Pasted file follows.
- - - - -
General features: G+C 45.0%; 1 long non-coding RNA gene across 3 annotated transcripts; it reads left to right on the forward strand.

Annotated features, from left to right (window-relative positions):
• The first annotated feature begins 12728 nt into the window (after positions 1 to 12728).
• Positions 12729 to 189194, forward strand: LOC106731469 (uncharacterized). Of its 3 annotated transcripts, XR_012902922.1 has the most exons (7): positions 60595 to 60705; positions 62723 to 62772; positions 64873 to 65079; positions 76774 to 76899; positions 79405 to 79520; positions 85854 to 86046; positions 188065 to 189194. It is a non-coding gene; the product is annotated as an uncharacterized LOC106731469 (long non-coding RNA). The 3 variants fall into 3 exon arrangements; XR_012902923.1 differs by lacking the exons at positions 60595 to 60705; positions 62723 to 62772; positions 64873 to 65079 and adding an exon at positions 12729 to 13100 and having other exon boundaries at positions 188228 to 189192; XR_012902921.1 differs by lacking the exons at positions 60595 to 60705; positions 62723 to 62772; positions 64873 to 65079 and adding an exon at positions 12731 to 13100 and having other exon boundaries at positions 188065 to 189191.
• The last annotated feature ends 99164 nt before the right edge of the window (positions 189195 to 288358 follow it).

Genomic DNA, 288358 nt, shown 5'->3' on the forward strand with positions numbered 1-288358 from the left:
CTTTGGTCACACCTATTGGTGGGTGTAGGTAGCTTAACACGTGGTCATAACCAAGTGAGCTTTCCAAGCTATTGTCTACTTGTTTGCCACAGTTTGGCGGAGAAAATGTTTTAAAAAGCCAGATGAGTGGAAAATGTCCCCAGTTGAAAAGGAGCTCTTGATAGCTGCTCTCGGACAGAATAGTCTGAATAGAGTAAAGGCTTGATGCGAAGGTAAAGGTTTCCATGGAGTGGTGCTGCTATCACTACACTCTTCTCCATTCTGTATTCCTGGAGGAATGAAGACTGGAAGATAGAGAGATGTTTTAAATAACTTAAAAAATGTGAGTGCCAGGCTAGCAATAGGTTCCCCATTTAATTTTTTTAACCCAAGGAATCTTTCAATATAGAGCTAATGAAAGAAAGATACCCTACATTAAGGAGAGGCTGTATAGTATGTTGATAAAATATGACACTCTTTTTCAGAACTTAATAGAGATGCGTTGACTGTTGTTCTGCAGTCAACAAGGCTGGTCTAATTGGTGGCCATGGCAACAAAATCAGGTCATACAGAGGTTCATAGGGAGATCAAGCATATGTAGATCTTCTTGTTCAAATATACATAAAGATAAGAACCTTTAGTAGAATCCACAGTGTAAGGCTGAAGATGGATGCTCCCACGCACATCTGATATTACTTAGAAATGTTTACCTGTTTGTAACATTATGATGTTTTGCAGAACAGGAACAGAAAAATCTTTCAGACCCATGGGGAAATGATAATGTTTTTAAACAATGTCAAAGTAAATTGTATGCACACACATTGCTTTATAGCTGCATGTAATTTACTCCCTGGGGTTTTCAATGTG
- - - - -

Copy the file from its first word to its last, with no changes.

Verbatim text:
General features: G+C 45.0%; 1 long non-coding RNA gene across 3 annotated transcripts; it reads left to right on the forward strand.

Annotated features, from left to right (window-relative positions):
• The first annotated feature begins 12728 nt into the window (after positions 1 to 12728).
• Positions 12729 to 189194, forward strand: LOC106731469 (uncharacterized). Of its 3 annotated transcripts, XR_012902922.1 has the most exons (7): positions 60595 to 60705; positions 62723 to 62772; positions 64873 to 65079; positions 76774 to 76899; positions 79405 to 79520; positions 85854 to 86046; positions 188065 to 189194. It is a non-coding gene; the product is annotated as an uncharacterized LOC106731469 (long non-coding RNA). The 3 variants fall into 3 exon arrangements; XR_012902923.1 differs by lacking the exons at positions 60595 to 60705; positions 62723 to 62772; positions 64873 to 65079 and adding an exon at positions 12729 to 13100 and having other exon boundaries at positions 188228 to 189192; XR_012902921.1 differs by lacking the exons at positions 60595 to 60705; positions 62723 to 62772; positions 64873 to 65079 and adding an exon at positions 12731 to 13100 and having other exon boundaries at positions 188065 to 189191.
• The last annotated feature ends 99164 nt before the right edge of the window (positions 189195 to 288358 follow it).

Genomic DNA, 288358 nt, shown 5'->3' on the forward strand with positions numbered 1-288358 from the left:
CTTTGGTCACACCTATTGGTGGGTGTAGGTAGCTTAACACGTGGTCATAACCAAGTGAGCTTTCCAAGCTATTGTCTACTTGTTTGCCACAGTTTGGCGGAGAAAATGTTTTAAAAAGCCAGATGAGTGGAAAATGTCCCCAGTTGAAAAGGAGCTCTTGATAGCTGCTCTCGGACAGAATAGTCTGAATAGAGTAAAGGCTTGATGCGAAGGTAAAGGTTTCCATGGAGTGGTGCTGCTATCACTACACTCTTCTCCATTCTGTATTCCTGGAGGAATGAAGACTGGAAGATAGAGAGATGTTTTAAATAACTTAAAAAATGTGAGTGCCAGGCTAGCAATAGGTTCCCCATTTAATTTTTTTAACCCAAGGAATCTTTCAATATAGAGCTAATGAAAGAAAGATACCCTACATTAAGGAGAGGCTGTATAGTATGTTGATAAAATATGACACTCTTTTTCAGAACTTAATAGAGATGCGTTGACTGTTGTTCTGCAGTCAACAAGGCTGGTCTAATTGGTGGCCATGGCAACAAAATCAGGTCATACAGAGGTTCATAGGGAGATCAAGCATATGTAGATCTTCTTGTTCAAATATACATAAAGATAAGAACCTTTAGTAGAATCCACAGTGTAAGGCTGAAGATGGATGCTCCCACGCACATCTGATATTACTTAGAAATGTTTACCTGTTTGTAACATTATGATGTTTTGCAGAACAGGAACAGAAAAATCTTTCAGACCCATGGGGAAATGATAATGTTTTTAAACAATGTCAAAGTAAATTGTATGCACACACATTGCTTTATAGCTGCATGTAATTTACTCCCTGGGGTTTTCAATGTG